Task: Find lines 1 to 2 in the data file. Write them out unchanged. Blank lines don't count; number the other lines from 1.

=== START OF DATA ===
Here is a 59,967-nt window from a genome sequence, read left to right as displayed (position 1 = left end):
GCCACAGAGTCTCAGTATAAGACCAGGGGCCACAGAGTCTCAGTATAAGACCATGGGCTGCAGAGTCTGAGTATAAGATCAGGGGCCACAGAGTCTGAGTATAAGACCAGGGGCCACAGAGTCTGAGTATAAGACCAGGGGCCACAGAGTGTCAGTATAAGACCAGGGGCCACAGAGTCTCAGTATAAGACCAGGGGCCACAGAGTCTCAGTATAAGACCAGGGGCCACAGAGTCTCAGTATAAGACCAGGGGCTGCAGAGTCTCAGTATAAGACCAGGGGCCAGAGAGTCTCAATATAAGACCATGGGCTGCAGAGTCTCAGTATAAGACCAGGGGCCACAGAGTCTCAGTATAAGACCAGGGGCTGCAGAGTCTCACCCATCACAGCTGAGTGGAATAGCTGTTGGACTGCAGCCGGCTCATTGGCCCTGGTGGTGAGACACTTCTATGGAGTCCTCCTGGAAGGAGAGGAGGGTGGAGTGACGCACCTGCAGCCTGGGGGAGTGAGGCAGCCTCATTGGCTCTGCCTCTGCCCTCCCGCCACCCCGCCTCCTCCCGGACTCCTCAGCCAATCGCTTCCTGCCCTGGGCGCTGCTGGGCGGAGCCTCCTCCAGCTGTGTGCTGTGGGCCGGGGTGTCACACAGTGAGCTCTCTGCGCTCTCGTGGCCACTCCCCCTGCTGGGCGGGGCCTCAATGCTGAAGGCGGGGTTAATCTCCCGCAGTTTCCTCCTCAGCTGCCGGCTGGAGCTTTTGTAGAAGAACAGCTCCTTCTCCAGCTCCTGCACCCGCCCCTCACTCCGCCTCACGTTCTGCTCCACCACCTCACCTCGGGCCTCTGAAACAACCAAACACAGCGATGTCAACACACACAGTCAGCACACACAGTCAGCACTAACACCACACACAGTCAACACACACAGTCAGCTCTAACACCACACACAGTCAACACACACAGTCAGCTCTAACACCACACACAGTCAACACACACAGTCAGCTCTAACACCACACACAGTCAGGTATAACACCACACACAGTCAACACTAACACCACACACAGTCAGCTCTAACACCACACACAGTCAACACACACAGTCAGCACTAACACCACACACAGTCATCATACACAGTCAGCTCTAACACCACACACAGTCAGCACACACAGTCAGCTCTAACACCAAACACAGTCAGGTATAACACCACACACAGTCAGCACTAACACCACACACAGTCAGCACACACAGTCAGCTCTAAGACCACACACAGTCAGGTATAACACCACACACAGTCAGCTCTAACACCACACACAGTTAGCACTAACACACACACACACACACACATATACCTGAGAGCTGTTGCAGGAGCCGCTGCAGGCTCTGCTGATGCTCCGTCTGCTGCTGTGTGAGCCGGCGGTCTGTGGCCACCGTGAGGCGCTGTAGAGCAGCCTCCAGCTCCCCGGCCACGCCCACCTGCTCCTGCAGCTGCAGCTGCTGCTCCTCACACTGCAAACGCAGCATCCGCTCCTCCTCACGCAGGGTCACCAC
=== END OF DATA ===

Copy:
Here is a 59,967-nt window from a genome sequence, read left to right as displayed (position 1 = left end):
GCCACAGAGTCTCAGTATAAGACCAGGGGCCACAGAGTCTCAGTATAAGACCATGGGCTGCAGAGTCTGAGTATAAGATCAGGGGCCACAGAGTCTGAGTATAAGACCAGGGGCCACAGAGTCTGAGTATAAGACCAGGGGCCACAGAGTGTCAGTATAAGACCAGGGGCCACAGAGTCTCAGTATAAGACCAGGGGCCACAGAGTCTCAGTATAAGACCAGGGGCCACAGAGTCTCAGTATAAGACCAGGGGCTGCAGAGTCTCAGTATAAGACCAGGGGCCAGAGAGTCTCAATATAAGACCATGGGCTGCAGAGTCTCAGTATAAGACCAGGGGCCACAGAGTCTCAGTATAAGACCAGGGGCTGCAGAGTCTCACCCATCACAGCTGAGTGGAATAGCTGTTGGACTGCAGCCGGCTCATTGGCCCTGGTGGTGAGACACTTCTATGGAGTCCTCCTGGAAGGAGAGGAGGGTGGAGTGACGCACCTGCAGCCTGGGGGAGTGAGGCAGCCTCATTGGCTCTGCCTCTGCCCTCCCGCCACCCCGCCTCCTCCCGGACTCCTCAGCCAATCGCTTCCTGCCCTGGGCGCTGCTGGGCGGAGCCTCCTCCAGCTGTGTGCTGTGGGCCGGGGTGTCACACAGTGAGCTCTCTGCGCTCTCGTGGCCACTCCCCCTGCTGGGCGGGGCCTCAATGCTGAAGGCGGGGTTAATCTCCCGCAGTTTCCTCCTCAGCTGCCGGCTGGAGCTTTTGTAGAAGAACAGCTCCTTCTCCAGCTCCTGCACCCGCCCCTCACTCCGCCTCACGTTCTGCTCCACCACCTCACCTCGGGCCTCTGAAACAACCAAACACAGCGATGTCAACACACACAGTCAGCACACACAGTCAGCACTAACACCACACACAGTCAACACACACAGTCAGCTCTAACACCACACACAGTCAACACACACAGTCAGCTCTAACACCACACACAGTCAACACACACAGTCAGCTCTAACACCACACACAGTCAGGTATAACACCACACACAGTCAACACTAACACCACACACAGTCAGCTCTAACACCACACACAGTCAACACACACAGTCAGCACTAACACCACACACAGTCATCATACACAGTCAGCTCTAACACCACACACAGTCAGCACACACAGTCAGCTCTAACACCAAACACAGTCAGGTATAACACCACACACAGTCAGCACTAACACCACACACAGTCAGCACACACAGTCAGCTCTAAGACCACACACAGTCAGGTATAACACCACACACAGTCAGCTCTAACACCACACACAGTTAGCACTAACACACACACACACACACACATATACCTGAGAGCTGTTGCAGGAGCCGCTGCAGGCTCTGCTGATGCTCCGTCTGCTGCTGTGTGAGCCGGCGGTCTGTGGCCACCGTGAGGCGCTGTAGAGCAGCCTCCAGCTCCCCGGCCACGCCCACCTGCTCCTGCAGCTGCAGCTGCTGCTCCTCACACTGCAAACGCAGCATCCGCTCCTCCTCACGCAGGGTCACCAC